Hill House offers a unique and luxurious experience; both guest rooms in the main house are medieval halls dating back to the 14th Century, making it the largest Medieval Wealden Hall in Suffolk.
The main house is brimming with historical features but we pride ourselves in offering not just a historic experience but also a highly professional service with lots of homely touches.
Breakfast is served in the medieval kitchen as it has been for centuries transporting you back to another time, a time of Chaucer and the Canterbury Tales.
We offer a wide choice of breakfasts, including lots of home made delights and locally sourced food.
Hill House has previously featured in the Sunday Times travel magazine as one of the top 100 hotels in the world, a rare honour.
In the event of enquiry please call 01394 38 38 90 or get in touch by email by clicking on contact us
In the event of an out of hours enquiry please call 07 86 77 888 42
Hill House Hall is a double Wealden Hall dating from the 14th Century. There are many rare and original features, which make the house of considerable historical importance at county level. These include original beams and ships timbers, Tudor wall paintings in the main hall and open fireplaces now with wood burning stoves.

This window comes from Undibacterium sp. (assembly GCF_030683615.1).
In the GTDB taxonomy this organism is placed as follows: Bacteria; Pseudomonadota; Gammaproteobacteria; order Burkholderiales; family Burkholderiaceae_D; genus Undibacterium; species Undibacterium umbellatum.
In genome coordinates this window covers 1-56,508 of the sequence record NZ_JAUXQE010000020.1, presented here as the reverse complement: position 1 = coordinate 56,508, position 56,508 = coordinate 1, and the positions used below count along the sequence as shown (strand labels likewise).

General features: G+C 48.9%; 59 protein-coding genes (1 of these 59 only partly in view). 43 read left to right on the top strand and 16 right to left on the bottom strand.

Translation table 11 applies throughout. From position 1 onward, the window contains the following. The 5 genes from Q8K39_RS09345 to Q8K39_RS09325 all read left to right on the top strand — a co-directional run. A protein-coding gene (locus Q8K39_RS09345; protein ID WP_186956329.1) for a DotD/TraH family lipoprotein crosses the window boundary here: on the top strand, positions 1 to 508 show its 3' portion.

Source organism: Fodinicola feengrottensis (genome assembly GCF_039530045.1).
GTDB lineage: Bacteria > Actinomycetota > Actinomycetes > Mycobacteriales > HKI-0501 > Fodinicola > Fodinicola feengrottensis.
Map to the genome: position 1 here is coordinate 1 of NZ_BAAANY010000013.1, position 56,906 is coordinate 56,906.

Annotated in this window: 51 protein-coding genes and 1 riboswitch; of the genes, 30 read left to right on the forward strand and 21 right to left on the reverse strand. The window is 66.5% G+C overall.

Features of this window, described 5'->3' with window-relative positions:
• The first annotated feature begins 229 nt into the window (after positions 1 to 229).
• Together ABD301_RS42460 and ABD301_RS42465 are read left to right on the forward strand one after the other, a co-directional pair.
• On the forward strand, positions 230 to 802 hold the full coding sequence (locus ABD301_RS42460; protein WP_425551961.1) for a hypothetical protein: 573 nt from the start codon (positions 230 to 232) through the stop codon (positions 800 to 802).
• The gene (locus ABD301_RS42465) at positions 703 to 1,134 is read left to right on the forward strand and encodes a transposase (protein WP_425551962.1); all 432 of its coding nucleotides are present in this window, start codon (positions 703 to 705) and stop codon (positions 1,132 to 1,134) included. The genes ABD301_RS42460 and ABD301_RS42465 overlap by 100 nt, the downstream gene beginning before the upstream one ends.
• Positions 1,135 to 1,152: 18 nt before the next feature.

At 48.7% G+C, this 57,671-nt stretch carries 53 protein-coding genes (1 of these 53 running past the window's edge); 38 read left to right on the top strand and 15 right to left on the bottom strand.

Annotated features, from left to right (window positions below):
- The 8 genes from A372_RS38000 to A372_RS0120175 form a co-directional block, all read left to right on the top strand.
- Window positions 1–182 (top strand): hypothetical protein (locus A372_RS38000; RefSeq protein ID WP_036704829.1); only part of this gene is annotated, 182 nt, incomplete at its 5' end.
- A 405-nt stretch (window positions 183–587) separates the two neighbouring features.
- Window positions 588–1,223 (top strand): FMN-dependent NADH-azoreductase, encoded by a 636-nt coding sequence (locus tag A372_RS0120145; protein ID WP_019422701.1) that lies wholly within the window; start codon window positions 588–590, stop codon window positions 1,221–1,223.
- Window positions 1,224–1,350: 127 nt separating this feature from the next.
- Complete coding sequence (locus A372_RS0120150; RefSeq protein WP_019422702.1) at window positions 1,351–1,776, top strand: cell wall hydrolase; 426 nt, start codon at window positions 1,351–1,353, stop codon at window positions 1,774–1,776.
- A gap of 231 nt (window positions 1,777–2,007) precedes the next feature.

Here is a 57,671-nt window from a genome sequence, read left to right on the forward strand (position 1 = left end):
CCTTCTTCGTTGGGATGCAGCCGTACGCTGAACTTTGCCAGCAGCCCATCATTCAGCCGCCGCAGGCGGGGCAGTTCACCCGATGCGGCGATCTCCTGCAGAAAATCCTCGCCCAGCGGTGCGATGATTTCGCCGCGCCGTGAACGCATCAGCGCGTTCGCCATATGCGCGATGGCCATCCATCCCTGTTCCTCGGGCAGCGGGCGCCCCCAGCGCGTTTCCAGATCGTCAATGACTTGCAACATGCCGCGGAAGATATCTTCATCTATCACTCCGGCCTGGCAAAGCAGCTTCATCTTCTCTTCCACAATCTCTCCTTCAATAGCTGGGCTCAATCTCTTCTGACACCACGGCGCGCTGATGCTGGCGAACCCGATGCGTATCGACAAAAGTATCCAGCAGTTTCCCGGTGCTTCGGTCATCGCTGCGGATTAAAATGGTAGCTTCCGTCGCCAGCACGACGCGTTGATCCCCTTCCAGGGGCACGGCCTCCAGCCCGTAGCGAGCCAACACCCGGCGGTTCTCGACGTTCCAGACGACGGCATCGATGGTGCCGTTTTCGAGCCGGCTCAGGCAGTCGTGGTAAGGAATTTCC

The front of the house, abutting the Market Hill, was built around 1380 and reflects the typical domestic layout of the middle ages.
To the right of the present front door which still occupies it’s original position, lay the medieval hall, which would have been open to it’s roof in the manner of a barn and heated by a an open hearth burning on the floor.
A ceiling was inserted into this space during the mid-16th Century, and a brick chimney was built against its back wall. A rare example of a Tudor merchant’s mark is carved into the centre of the fireplace lintel, which also retains traces of 16th or early 17th century floral painting.
In addition the house contains a second hall in the rear wing, which is linked to the main house by a cloister like passage that probably functioned as a Brew house or Bake house. It now very appropriately contains the current kitchen.
Both Bake houses and Wealden’s of this early period are rare survivals, and their combination here, together with fragments of early 17th Century wall paintings, makes Hill House something of a historical gem. (Leigh Alston M.A. (Oxon) Architectural Historian 2001)